New E-Mail Spam Regulations: What You Need to Know

Having an e-news list and sending out e-newsletters has always been an important part of most business’ social media marketing plans. But in this era of Facebook restricting views (unless you pay), e-newsletters are more important than ever. People are literally inviting you into their inbox–you have a direct connection to them. Use it!

Canada already has probably the world’s strictest anti-spam laws. But they are about to get even tighter as of July 1, 2014. CASL (Canada Anti-Spam Law) goes into effect that day.

No-Spam logo

David Hegarty via Compfight

Who is effected: pretty much everyone. Even if you live in the United States or another country, if you send emails using an e-newsletter program to Canada, your emails that go to Canada must be in accordance with the rules.

Timeline: although the  law comes into effect July 1, 2014, you have 3 years to come into compliance.

Who needs to be concerned: anyone who hasn’t built their list through express consent. That means you have that person’s (written, or they have gotten on to your email list through a double opt-in procedure) consent to be on your email list.

Things that are NOT express consent:

  • Gathering business cards at a trade show, and entering those email addresses into your database.
  • Harvesting email addresses from websites.
  • Harvesting email addresses from people who “like” your Facebook page or who are your LinkedIn contacts.
  • People with whom you have done business with (for example, and online business that requires an email address for follow-up purposes or to email receipts to).

Here are some ways to get those email addresses in an express consent way:

Screen Shot 2014-04-13 at 4.55.55 PM
A recent contest I ran for one of my clients on their FB page. You need to use a third-party app like ShortStack or WooBox to create these.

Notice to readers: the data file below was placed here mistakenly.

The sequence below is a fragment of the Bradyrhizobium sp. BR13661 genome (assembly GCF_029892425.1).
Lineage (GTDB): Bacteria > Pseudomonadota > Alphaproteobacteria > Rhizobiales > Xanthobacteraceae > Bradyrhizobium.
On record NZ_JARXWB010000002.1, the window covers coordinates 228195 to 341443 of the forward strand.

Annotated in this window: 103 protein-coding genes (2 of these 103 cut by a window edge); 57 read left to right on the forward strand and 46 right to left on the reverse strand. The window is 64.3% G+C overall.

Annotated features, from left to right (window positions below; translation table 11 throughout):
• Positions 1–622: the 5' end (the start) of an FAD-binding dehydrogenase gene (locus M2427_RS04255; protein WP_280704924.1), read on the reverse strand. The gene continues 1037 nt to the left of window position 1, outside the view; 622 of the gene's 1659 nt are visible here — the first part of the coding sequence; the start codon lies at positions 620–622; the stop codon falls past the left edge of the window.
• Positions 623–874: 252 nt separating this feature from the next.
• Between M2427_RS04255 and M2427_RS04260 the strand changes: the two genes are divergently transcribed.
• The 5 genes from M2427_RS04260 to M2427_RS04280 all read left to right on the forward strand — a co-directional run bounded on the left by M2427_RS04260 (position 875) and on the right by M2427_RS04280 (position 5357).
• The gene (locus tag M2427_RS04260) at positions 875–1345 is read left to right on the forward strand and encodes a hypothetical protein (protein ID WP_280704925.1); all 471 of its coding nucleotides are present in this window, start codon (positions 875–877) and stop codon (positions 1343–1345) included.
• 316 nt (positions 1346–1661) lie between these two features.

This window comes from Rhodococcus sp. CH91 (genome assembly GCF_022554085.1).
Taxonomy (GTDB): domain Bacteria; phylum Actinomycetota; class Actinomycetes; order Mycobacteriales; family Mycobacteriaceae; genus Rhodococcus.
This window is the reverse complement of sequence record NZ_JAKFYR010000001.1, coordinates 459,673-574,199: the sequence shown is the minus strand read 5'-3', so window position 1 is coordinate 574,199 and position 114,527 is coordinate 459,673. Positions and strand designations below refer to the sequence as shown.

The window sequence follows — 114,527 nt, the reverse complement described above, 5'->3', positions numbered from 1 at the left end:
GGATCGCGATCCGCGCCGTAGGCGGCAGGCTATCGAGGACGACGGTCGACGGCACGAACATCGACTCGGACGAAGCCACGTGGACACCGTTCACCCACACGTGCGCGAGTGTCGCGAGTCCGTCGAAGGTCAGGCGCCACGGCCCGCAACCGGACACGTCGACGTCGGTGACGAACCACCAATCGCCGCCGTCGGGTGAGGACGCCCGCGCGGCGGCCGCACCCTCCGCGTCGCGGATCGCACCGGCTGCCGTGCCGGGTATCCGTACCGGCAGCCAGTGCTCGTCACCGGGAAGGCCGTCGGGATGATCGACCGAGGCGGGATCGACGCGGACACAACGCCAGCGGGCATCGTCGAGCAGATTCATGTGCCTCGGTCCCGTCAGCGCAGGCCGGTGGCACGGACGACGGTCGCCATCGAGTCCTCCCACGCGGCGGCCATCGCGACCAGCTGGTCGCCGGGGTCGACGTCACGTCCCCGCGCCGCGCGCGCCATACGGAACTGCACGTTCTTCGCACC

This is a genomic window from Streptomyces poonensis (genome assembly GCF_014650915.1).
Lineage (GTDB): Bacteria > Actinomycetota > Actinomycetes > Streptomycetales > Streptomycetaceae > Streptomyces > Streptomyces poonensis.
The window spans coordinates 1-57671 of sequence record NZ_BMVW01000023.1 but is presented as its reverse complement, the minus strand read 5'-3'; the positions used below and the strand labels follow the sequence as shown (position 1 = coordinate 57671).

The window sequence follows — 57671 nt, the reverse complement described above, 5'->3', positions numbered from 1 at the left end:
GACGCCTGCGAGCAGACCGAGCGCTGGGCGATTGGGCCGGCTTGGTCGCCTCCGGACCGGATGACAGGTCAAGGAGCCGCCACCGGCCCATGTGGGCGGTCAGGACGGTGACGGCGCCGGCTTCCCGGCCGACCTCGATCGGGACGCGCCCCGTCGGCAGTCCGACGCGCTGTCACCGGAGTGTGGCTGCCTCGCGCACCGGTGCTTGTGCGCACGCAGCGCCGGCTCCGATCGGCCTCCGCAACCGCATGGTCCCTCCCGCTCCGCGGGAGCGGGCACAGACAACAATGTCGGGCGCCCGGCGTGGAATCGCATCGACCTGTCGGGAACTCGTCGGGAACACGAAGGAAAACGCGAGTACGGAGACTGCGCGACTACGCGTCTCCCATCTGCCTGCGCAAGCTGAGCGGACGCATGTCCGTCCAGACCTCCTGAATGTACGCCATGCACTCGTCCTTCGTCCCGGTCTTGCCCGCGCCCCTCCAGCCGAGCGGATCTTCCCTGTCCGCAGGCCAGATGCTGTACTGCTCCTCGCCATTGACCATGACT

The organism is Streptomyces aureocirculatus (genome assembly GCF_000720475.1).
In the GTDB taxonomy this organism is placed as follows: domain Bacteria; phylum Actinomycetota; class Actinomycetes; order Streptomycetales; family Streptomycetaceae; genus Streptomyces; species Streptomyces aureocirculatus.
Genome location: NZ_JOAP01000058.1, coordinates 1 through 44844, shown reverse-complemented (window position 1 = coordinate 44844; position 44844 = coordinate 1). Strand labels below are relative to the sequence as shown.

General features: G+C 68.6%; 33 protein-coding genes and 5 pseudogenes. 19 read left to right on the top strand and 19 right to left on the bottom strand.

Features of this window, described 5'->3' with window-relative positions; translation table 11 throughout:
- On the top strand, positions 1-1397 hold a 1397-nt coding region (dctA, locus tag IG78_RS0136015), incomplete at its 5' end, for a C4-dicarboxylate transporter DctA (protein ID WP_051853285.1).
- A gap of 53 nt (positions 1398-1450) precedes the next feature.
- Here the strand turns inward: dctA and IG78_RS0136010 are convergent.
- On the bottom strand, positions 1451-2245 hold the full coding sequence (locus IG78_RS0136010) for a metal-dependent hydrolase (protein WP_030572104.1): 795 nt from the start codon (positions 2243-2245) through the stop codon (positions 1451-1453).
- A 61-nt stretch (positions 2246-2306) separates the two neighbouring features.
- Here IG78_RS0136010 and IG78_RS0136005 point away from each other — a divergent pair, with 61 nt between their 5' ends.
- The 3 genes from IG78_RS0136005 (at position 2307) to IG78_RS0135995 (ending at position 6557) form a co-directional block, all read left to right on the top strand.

• Create a signup list at your booth at a tradeshow, and ask people if they want to sign up for your e-newsletter. Alternatively have and iPad there so they can do it electronically through your e-newsletter’s online signup form. If you run a bricks and mortar business, you may want to do something similar at the point-of-purchase. Asking people for their email addresses at point-of-purchase is going to become a grey area, as there will be no record of consent, because it was given verbally.
  • You can create a sign-up box on your Facebook page for your e-newsletter (here’s how), or add a check-box to any promotions you may run that require an email address (check box must NOT be set to be checked by default). You will need to keep any data pertaining to this in case you need to prove consent.
Screen Shot 2014-04-13 at 4.57.07 PM
My Facebook Biz page: you can install a signup box right on your FB page.
  • Again, add a opt-in checkbox to any forms that people with whom you are doing business online can check and give consent to join your mailing list.

Implications for Charities: the rules are less stringent for charities, because the Government is aware of how deeply charities depend up on email to solicit donations.

All-in-all, at the end of the day, the rules and regulations are certainly more stringent. However, it’s a good thing. No one likes spam. Except the Hawaiians. They love that stuff!

Further reading:



If you enjoyed this post, make sure you subscribe to my RSS feed. You can also Subscribe via email.
(Visited 562 times, 1 visits today)
Rebecca Coleman

Social Media Marketing Strategist, Blogger, Author, Teacher, Trainer. Passionate foodie, mom to Michael, fueled by Americanos. I love my bike. Soon-to-be cookbook author. Localvore with a wanderlust.

Comments 2

Leave a Reply

This site uses Akismet to reduce spam. Learn how your comment data is processed.